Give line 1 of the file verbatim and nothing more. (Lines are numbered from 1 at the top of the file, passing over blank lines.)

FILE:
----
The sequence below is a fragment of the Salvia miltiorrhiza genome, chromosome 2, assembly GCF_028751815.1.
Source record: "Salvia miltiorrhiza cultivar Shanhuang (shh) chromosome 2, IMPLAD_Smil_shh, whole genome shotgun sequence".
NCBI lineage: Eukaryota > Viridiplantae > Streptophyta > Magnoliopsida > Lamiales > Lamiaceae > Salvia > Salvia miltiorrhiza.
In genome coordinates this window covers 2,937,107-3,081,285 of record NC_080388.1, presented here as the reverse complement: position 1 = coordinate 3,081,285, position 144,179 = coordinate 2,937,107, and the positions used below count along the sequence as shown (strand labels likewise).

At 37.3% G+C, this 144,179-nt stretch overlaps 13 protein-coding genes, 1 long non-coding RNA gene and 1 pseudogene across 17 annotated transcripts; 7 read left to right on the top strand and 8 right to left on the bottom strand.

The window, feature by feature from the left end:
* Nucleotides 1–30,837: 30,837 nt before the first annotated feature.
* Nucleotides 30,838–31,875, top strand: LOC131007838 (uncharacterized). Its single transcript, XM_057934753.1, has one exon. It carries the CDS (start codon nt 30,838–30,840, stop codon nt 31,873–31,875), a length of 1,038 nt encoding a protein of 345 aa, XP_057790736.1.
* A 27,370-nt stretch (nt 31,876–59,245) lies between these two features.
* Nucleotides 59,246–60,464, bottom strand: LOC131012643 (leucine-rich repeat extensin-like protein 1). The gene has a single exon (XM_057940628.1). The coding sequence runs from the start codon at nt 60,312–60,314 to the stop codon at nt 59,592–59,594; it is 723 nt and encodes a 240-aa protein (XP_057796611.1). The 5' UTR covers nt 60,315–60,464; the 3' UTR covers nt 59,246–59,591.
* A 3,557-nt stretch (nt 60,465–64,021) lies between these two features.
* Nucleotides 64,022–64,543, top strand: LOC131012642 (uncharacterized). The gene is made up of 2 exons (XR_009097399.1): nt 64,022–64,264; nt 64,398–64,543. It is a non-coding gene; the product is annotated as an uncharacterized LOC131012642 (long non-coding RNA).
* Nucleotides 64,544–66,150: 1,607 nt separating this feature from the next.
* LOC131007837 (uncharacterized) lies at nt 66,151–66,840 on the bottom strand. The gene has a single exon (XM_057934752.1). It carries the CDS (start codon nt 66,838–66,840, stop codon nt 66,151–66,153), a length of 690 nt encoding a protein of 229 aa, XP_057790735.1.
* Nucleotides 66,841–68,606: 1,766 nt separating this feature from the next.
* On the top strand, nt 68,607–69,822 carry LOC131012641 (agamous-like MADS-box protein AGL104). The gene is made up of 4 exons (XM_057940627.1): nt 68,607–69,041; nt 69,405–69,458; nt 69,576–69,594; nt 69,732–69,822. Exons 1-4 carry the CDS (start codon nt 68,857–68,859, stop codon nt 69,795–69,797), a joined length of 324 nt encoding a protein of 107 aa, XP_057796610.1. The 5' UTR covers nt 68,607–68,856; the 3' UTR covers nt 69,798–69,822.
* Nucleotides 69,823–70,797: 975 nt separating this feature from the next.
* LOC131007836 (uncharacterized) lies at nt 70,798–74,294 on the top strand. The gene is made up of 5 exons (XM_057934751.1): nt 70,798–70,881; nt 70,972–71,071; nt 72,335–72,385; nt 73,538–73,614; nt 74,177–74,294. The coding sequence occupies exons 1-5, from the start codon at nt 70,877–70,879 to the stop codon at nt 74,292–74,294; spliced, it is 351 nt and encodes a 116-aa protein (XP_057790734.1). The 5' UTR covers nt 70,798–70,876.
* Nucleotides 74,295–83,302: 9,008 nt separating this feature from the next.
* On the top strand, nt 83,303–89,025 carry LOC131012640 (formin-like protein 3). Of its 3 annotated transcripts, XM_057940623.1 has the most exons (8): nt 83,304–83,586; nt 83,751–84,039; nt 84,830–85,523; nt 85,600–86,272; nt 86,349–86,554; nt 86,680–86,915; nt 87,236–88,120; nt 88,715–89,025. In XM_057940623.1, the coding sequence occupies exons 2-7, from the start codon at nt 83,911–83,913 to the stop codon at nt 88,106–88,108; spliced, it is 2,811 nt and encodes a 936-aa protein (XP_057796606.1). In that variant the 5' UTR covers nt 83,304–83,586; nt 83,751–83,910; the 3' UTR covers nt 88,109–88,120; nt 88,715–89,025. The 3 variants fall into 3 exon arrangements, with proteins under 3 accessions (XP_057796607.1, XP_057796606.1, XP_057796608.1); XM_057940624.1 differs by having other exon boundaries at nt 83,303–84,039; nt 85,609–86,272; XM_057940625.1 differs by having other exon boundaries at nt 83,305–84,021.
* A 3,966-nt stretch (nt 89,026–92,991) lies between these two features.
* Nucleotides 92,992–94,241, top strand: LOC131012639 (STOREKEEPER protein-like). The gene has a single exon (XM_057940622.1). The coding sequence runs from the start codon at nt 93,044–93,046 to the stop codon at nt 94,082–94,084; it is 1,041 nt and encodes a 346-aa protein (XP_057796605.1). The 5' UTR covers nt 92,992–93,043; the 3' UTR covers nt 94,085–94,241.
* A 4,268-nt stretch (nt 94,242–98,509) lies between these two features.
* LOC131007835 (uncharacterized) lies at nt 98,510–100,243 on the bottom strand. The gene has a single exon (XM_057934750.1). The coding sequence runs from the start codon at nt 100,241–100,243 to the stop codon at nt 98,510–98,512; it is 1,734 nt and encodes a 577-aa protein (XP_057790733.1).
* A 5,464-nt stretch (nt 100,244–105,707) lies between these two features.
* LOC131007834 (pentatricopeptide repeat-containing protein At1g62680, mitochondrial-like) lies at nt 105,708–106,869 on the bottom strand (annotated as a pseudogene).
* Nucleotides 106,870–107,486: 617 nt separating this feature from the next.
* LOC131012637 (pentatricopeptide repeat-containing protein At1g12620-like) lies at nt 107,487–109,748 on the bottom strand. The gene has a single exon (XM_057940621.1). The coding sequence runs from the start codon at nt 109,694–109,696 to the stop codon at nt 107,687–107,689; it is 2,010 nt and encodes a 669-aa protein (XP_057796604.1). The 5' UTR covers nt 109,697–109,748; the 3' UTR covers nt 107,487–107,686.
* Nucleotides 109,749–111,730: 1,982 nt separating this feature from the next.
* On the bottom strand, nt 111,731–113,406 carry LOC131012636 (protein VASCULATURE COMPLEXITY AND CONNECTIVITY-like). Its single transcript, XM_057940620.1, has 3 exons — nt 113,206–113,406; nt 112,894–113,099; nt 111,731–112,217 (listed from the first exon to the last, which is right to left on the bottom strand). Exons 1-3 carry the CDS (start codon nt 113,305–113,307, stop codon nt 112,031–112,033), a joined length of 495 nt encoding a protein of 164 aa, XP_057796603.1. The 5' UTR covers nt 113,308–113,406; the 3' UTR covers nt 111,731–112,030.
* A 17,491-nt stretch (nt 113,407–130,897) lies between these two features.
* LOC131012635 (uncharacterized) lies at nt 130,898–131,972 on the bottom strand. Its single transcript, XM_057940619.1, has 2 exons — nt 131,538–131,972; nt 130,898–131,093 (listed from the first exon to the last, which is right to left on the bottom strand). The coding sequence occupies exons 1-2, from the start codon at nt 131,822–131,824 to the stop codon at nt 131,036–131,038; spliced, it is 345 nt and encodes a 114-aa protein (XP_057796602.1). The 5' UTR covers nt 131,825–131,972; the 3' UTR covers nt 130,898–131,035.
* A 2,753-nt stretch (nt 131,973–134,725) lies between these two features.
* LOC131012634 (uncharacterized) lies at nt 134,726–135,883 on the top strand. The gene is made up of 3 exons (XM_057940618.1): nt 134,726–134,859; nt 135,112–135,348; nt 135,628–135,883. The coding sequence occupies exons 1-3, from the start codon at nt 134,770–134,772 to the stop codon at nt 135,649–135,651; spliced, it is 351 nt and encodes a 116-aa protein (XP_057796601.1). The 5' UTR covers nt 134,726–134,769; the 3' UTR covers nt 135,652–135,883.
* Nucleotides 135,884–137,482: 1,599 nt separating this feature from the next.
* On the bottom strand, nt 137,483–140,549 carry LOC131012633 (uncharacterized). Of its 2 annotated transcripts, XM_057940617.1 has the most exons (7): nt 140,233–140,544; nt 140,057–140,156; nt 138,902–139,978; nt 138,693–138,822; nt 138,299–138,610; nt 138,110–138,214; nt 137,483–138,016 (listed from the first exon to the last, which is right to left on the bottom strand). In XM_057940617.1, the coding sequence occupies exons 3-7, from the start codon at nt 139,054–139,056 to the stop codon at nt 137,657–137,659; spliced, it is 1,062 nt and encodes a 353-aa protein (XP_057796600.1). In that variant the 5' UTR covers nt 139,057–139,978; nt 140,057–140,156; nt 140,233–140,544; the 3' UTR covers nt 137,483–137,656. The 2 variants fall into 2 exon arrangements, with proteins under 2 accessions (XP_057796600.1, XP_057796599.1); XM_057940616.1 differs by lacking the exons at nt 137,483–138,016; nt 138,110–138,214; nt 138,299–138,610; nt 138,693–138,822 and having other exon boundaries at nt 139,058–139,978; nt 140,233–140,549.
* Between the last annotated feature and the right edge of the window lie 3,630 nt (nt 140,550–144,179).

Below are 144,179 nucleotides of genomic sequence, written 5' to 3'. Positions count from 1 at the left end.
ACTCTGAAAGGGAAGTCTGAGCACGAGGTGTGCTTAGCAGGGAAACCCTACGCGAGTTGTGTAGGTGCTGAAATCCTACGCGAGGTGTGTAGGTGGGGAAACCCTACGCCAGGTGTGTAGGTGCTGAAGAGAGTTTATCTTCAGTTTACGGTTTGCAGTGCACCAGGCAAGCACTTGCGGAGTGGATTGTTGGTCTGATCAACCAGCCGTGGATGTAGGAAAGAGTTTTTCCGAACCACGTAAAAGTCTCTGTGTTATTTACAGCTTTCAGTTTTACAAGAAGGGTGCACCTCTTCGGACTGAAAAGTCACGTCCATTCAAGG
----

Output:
The sequence below is a fragment of the Salvia miltiorrhiza genome, chromosome 2, assembly GCF_028751815.1.